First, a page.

Songs On Screen: All week HitFix will be featuring tributes by writers to their favorite musical moments from TV and film. Check out all the entries in the series here.
When we talk about underrated directors, it's hard not to mention Walter Hill. Hill is an underrated director, the way Michael Ritchie and Peter Yates were underrated directors, the way Roger Donaldson, Joe Dante, and Fred Schepisi are underrated directors.
They”re all underrated because it”s only when you look at their filmographies that the numbers start to total up and you realize, boy, he directed a lot of really good movies.
In Hill”s case, that list includes “The Warriors,” “48 Hours,” “The Long Riders,” “Southern Comfort,: “Hard Times,” “Trespass,” and “Wild Bill.” Some great. Some solid. (My personal favorite of those is Hard Times, a pulpy film about bare-knuckle boxers in the Great Depression.) There were clunkers along the way – Mickey Rourke”s “Johnny Handsome,” Ralph Macchio playing blues guitar in “Crossroads,” Bruce Willis” “Yojimbo” update, “Last Man Standing.” But overall, a better career than he gets credit for. (And we didn”t even touch on his involvement in the Alien series.)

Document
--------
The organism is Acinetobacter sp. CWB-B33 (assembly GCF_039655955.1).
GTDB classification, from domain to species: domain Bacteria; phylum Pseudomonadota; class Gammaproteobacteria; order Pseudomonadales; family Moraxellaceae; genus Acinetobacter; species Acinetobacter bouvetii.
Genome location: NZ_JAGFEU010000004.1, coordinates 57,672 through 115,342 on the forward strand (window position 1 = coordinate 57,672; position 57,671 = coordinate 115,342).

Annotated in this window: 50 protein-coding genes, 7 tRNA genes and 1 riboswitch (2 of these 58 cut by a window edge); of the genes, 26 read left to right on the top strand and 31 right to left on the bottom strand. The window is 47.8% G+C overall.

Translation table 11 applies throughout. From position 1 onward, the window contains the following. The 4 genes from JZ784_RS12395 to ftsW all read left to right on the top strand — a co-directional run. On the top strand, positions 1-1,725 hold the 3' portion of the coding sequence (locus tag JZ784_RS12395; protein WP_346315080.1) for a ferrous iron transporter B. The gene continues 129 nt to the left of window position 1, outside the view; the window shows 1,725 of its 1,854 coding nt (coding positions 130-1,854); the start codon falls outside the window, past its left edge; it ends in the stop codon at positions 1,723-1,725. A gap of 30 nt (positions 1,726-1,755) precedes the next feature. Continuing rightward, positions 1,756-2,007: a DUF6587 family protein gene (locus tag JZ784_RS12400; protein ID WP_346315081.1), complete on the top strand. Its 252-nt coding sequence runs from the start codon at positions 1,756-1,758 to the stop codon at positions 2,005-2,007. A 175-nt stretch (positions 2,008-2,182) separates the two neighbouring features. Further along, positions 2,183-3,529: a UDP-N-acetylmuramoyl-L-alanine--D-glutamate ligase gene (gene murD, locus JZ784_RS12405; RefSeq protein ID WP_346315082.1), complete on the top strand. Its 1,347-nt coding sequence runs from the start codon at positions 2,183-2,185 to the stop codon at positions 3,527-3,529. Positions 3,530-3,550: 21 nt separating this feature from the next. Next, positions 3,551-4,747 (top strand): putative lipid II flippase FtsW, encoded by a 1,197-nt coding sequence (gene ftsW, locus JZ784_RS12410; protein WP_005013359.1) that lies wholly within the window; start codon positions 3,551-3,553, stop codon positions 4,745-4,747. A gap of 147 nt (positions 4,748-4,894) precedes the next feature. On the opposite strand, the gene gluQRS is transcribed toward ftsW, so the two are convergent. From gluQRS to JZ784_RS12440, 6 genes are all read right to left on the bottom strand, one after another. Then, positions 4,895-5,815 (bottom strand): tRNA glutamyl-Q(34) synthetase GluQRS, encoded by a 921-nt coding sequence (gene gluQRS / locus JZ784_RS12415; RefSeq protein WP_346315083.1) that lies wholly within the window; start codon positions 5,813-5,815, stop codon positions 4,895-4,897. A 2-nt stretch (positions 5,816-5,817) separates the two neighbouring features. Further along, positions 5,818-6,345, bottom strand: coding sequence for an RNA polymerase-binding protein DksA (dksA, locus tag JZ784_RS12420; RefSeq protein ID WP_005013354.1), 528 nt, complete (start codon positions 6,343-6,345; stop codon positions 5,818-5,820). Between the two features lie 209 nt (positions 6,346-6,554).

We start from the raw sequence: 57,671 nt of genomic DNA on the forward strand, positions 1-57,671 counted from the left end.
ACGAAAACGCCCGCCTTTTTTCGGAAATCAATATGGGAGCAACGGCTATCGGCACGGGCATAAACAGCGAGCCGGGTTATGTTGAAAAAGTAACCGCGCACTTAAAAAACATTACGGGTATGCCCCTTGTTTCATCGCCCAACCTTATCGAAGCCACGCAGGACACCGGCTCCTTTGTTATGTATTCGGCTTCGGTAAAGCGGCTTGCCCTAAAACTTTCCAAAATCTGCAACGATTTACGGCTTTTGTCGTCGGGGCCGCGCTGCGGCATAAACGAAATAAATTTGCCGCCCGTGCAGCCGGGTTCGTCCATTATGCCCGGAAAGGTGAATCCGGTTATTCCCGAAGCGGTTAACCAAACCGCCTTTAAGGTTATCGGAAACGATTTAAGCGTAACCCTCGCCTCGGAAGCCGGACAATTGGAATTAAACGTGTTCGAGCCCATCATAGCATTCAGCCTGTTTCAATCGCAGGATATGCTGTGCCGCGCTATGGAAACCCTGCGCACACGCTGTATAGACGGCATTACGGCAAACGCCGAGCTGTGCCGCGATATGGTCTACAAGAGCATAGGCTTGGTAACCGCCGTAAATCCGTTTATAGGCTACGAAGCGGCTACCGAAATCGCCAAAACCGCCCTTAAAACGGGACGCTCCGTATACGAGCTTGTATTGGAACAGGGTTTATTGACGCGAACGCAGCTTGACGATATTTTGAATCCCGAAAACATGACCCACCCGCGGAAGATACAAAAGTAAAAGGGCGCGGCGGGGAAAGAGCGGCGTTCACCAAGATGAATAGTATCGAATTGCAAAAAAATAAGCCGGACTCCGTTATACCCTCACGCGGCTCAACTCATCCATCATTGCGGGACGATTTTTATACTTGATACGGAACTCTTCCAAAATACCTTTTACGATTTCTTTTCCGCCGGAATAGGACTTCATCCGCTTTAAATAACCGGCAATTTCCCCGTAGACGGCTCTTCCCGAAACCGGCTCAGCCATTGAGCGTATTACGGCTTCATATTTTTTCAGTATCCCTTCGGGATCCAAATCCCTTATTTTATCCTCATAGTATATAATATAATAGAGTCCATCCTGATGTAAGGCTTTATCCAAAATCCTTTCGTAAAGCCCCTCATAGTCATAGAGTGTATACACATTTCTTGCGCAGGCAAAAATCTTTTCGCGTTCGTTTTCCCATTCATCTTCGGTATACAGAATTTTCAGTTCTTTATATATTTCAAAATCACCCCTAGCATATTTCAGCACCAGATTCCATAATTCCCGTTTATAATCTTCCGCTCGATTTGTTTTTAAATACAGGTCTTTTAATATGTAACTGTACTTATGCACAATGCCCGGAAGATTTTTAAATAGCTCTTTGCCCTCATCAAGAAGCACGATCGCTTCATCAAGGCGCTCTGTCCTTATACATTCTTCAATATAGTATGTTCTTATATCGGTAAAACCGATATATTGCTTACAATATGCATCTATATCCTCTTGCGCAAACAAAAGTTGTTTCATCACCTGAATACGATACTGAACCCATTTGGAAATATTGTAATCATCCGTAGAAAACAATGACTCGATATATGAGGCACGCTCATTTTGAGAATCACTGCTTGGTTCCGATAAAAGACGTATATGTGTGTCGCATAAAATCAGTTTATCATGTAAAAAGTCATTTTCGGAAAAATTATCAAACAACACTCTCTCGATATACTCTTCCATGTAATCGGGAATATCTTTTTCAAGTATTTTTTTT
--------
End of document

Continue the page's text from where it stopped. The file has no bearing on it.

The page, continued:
Hill has an ear for music, too, employing Ry Cooder as his composer for many of his movies. And yet, the movie that was his valentine to rock and roll is one of the duds of his catalog: “Streets of Fire.”
“Streets of Fire” was Hill's follow-up to “48 Hrs.” It starred Michael Pare straight off of” Eddie and the Cruisers,” Diane Lane straight off of her Coppola/Hinton double-header of “Rumble Fish” and “The Outsiders,” Ghostbusters-era Rick Moranis, and Willem Dafoe, just before his breakthroughs in “To Live and Die in LA” and “Platoon.”